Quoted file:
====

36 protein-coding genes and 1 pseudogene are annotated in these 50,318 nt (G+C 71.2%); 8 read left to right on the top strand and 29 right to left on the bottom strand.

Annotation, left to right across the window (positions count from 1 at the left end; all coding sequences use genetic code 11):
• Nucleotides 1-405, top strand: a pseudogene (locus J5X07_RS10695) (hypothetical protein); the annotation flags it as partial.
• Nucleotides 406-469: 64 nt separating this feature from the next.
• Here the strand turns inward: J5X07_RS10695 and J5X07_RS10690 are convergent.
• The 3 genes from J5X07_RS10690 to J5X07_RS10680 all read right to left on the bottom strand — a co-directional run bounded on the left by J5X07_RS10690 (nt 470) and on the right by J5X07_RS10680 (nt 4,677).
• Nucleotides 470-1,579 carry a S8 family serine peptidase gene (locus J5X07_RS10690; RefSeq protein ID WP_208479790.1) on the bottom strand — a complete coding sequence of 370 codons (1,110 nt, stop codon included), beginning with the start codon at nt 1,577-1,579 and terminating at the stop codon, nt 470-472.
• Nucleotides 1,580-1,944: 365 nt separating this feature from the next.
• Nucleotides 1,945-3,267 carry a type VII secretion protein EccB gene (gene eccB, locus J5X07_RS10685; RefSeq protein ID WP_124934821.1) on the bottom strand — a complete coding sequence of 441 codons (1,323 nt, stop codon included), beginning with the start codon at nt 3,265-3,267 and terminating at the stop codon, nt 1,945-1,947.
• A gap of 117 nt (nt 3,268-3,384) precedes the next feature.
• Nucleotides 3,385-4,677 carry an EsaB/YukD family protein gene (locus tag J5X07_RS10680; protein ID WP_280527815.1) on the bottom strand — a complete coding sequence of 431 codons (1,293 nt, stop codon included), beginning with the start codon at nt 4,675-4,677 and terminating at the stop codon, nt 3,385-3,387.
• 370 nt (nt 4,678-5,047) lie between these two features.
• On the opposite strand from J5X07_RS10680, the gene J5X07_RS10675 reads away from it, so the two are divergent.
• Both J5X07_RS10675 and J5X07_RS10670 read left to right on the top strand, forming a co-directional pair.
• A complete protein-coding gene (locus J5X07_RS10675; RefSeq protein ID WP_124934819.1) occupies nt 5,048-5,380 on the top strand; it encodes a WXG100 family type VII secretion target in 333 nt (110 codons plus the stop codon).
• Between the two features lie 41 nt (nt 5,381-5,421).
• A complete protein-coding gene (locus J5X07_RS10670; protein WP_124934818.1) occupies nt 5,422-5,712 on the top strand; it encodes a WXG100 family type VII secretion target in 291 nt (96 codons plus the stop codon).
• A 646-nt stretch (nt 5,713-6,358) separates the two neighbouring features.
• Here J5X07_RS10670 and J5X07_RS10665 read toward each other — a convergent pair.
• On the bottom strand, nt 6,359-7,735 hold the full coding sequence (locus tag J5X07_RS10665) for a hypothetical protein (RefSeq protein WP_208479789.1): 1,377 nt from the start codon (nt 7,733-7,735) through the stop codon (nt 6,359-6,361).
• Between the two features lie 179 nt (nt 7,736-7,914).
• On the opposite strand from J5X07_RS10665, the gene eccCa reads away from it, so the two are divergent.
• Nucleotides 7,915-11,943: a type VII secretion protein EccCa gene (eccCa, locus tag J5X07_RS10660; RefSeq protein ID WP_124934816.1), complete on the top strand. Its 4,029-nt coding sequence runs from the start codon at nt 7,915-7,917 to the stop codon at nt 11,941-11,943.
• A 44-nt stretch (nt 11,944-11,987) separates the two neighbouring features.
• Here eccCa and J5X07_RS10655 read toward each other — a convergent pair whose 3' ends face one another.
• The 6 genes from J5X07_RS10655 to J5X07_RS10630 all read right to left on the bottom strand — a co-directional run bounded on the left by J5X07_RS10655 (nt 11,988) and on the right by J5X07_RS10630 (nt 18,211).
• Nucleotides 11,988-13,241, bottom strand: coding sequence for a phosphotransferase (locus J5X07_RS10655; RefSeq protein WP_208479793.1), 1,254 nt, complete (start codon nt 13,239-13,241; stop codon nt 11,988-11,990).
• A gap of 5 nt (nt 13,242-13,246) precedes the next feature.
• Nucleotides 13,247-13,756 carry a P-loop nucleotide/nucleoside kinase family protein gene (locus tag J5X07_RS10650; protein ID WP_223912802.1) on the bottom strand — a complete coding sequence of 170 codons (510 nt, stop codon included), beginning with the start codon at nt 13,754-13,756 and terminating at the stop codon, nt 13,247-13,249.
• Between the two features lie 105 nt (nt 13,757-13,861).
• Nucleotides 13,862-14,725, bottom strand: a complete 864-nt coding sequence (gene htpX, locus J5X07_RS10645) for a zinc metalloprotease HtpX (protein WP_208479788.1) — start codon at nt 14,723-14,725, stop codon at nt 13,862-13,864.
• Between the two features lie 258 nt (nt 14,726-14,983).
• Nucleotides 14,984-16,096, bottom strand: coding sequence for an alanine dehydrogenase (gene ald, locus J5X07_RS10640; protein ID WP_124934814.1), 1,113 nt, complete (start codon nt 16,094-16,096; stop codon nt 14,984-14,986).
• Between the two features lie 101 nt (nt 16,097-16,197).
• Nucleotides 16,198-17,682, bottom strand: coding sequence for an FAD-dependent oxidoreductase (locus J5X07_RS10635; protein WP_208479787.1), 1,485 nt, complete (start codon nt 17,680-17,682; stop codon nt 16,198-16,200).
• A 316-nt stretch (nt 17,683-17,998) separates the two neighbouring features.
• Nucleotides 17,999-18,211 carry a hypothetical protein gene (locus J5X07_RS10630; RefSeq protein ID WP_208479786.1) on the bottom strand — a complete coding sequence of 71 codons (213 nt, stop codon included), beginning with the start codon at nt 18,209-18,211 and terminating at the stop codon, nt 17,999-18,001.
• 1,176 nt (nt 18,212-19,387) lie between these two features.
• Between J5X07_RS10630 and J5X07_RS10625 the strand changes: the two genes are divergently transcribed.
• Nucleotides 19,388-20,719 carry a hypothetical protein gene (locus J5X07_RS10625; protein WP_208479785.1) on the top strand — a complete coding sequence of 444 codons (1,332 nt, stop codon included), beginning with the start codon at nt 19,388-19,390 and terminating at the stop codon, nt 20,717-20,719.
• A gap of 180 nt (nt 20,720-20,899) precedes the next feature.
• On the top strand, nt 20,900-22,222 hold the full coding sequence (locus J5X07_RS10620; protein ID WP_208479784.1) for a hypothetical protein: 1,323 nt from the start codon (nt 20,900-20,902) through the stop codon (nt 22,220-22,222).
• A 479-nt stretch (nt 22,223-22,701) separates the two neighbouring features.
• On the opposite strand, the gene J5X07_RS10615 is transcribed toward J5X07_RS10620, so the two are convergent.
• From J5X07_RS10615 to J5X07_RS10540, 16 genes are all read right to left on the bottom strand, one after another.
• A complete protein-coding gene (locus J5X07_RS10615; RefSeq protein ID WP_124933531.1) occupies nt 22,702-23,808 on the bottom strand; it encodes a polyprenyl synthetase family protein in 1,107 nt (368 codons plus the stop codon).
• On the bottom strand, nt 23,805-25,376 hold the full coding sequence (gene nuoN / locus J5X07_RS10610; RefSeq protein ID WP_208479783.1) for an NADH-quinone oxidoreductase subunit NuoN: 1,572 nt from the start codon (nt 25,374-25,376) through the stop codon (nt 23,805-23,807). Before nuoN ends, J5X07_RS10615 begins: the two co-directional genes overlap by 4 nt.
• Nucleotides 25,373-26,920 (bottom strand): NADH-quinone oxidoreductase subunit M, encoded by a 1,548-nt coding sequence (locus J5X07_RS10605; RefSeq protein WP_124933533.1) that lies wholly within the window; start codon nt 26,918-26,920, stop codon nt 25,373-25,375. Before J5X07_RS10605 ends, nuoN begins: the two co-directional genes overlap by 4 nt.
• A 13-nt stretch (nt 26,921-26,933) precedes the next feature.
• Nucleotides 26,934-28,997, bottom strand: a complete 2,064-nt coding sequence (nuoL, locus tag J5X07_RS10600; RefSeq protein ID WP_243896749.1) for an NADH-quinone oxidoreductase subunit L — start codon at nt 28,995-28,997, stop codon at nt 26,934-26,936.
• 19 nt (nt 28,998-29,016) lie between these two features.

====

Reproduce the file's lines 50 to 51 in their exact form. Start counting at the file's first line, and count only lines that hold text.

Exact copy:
• Nucleotides 26,934-28,997, bottom strand: a complete 2,064-nt coding sequence (nuoL, locus tag J5X07_RS10600; RefSeq protein ID WP_243896749.1) for an NADH-quinone oxidoreductase subunit L — start codon at nt 28,995-28,997, stop codon at nt 26,934-26,936.
• 19 nt (nt 28,998-29,016) lie between these two features.